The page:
Luis Martinez of Hialeah, FL, survived two heart attacks during the more than 10 years that he went without health insurance.
So he was relieved to finally find coverage on the Affordable Care Act’s insurance exchange in March, two weeks before the enrollment deadline.
But four months after he and his wife signed up for a subsidized, bronze-level health plan with Coventry, Martinez, 51, said he feels as though he has fallen into a black hole of government bureaucracy while trying to prove his income and his wife’s citizenship in order to keep their coverage, part of a national effort to verify policyholders’ eligibility.
Martinez, who has stents implanted in his coronary arteries, said he has tried repeatedly for more than a month to comply with the government’s requests for additional documentation to resolve inconsistencies in his personal information — or risk losing his $457 monthly subsidy, and health insurance for him and his wife, Rocio Balbin, 46.
So far, officials with the U.S. Department of Health and Human Services are not satisfied with his response.
“I am against time,” said Martinez, a computer systems administrator who is studying at night to earn a bachelor’s degree in electrical engineering. “I have a dream, and I want to finish my career before I die. This is stressing me out.”
HHS officials declined to comment on Martinez’s case, but the agency is contacting hundreds of thousands of people with subsidized health plans bought under the ACA to verify their eligibility, particularly income and citizenship status, months after they first applied for and received financial aid to help them pay premiums and out-of-pocket costs for their coverage.
About eight million people signed up for a health plan through the ACA exchanges. According to the Kaiser Family Foundation, 85 percent of them were eligible for financial aid, and the government is expected to deliver about $10 billion in subsidies during the first year.
Healthcare analysts say some consumers will end up paying higher monthly premiums as a result of the verification process, while others may have to repay some or all of their subsidies if they are found to be ineligible.
But for some, like Martinez, the verification process has become a maze of red tape.
Martinez has receipts showing that he mailed at least five identical packages — containing, he said, copies of his U.S. passport, his wife’s residency card, their 2013 income tax statement and his Florida driver license — by certified mail to the HHS-designated address in London, Kentucky.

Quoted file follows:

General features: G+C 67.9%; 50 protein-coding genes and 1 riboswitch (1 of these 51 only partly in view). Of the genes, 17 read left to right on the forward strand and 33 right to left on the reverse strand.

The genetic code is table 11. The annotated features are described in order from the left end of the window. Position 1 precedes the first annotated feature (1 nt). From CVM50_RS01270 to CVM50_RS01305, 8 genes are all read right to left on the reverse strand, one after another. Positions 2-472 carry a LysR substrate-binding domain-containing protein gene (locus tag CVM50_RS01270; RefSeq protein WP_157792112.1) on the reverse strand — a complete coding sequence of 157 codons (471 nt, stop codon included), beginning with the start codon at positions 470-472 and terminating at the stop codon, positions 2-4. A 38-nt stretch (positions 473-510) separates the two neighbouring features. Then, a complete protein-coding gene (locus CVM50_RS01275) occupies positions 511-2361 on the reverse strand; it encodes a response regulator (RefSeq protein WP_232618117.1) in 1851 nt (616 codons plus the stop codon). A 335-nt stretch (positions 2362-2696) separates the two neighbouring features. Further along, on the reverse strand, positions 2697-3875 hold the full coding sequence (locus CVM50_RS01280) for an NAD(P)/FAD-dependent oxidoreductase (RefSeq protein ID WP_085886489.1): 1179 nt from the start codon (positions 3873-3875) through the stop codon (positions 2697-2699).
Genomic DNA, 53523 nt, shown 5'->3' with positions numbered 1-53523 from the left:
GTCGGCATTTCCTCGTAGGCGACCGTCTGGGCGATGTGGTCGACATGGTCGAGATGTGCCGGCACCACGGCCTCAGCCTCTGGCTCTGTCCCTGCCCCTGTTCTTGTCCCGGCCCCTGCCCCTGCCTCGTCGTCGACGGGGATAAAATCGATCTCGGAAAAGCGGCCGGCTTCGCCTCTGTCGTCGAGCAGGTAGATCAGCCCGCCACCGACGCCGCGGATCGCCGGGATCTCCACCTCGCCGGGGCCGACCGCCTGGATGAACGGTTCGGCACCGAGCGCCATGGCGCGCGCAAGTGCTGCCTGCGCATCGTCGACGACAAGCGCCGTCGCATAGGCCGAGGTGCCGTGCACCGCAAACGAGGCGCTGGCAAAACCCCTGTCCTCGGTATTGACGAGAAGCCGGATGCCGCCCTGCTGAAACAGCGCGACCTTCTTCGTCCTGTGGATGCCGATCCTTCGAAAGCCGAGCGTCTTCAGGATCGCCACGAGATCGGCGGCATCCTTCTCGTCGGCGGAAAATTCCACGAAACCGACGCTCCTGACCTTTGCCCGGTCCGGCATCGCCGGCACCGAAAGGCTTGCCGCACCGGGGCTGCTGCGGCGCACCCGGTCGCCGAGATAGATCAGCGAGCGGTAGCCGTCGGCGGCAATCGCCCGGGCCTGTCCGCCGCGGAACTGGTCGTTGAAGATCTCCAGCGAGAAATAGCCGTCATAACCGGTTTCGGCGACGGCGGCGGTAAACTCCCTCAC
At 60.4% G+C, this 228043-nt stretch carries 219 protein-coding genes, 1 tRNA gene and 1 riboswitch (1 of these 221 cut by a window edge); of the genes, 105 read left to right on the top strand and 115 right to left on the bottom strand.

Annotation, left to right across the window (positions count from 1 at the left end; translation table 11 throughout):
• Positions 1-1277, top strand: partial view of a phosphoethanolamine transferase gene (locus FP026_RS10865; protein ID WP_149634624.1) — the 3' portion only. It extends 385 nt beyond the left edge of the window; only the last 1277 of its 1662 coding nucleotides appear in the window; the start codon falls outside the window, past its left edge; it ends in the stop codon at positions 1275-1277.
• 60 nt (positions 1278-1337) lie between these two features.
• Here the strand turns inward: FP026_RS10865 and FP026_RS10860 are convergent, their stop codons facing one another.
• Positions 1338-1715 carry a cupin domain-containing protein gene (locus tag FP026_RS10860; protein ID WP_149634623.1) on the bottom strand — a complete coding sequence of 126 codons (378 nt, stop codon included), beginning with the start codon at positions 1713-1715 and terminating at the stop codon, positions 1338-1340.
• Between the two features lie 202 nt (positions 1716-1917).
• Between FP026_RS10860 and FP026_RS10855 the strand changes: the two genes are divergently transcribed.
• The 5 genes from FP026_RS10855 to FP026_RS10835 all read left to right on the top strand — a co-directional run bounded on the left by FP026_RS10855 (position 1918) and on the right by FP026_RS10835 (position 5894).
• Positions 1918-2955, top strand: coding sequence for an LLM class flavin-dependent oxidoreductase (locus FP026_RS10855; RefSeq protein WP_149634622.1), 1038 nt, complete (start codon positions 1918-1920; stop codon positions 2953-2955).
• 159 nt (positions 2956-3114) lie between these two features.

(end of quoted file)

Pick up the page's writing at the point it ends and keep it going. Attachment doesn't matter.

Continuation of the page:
Last week — more than a month after Martinez says he sent his first packet — he received a letter from the government stating that his information had been received, but that more documentation was necessary to establish Balbin’s immigration status. She was born in Colombia, and Martinez in Cuba.
“I just don’t know what else to do,” Martinez said.
Martinez said he bought his health plan with the help of a counselor at a kiosk in the Westland Mall in Hialeah. He and Balbin pay $5 a month for their coverage, after qualifying for a $457 monthly subsidy that reduces their premiums.
About two weeks after selecting the plan, Martinez received the first of several letters from HHS requesting his tax statement and other documents to verify his income, and Balbin’s proof of citizenship or immigration status.
The March 22 letter gave Martinez until June 20 to submit his documents, and until June 25 for Balbin to establish her immigration status.
He tried to upload the documents on healthcare.gov, the federally run online exchange used by states including Florida, but he kept getting a system error. Finally, he resorted to sending copies by U.S. mail.
Then he put the issue out of his mind.
His insurance, meanwhile, came in handy. He ended up in the emergency room at Kendall Regional Medical Center in June when he began to feel chest pain. He followed up with his primary care physician, who ran multiple tests and suspects a vein near his heart has expanded and “could explode,” Martinez said.
“They’re trying to find out where’s the vein,” he said, “where’s the problem in the heart that has developed.”
At about the same time, he received another letter from HHS requesting that he submit additional documentation.
Martinez said he sent another package, by priority mail, on June 16. He has a U.S. Postal Service receipt showing the package was delivered to London, Kentucky, and signed for on June 18.
But as of early July, he said, HHS had yet to process his documents.
Frustrated, he sent four more identical packages by priority mail on July 12 — all to the same address in Kentucky, according to his receipts.
“All I want is for my papers to get to the right place,” he said.
Martinez said he is concerned that he may lose his insurance coverage, or possibly be hit with the entire bill for his care at Kendall Regional in June. He said Coventry has warned him that his policy is in danger of being canceled if he does not comply with the government’s requests.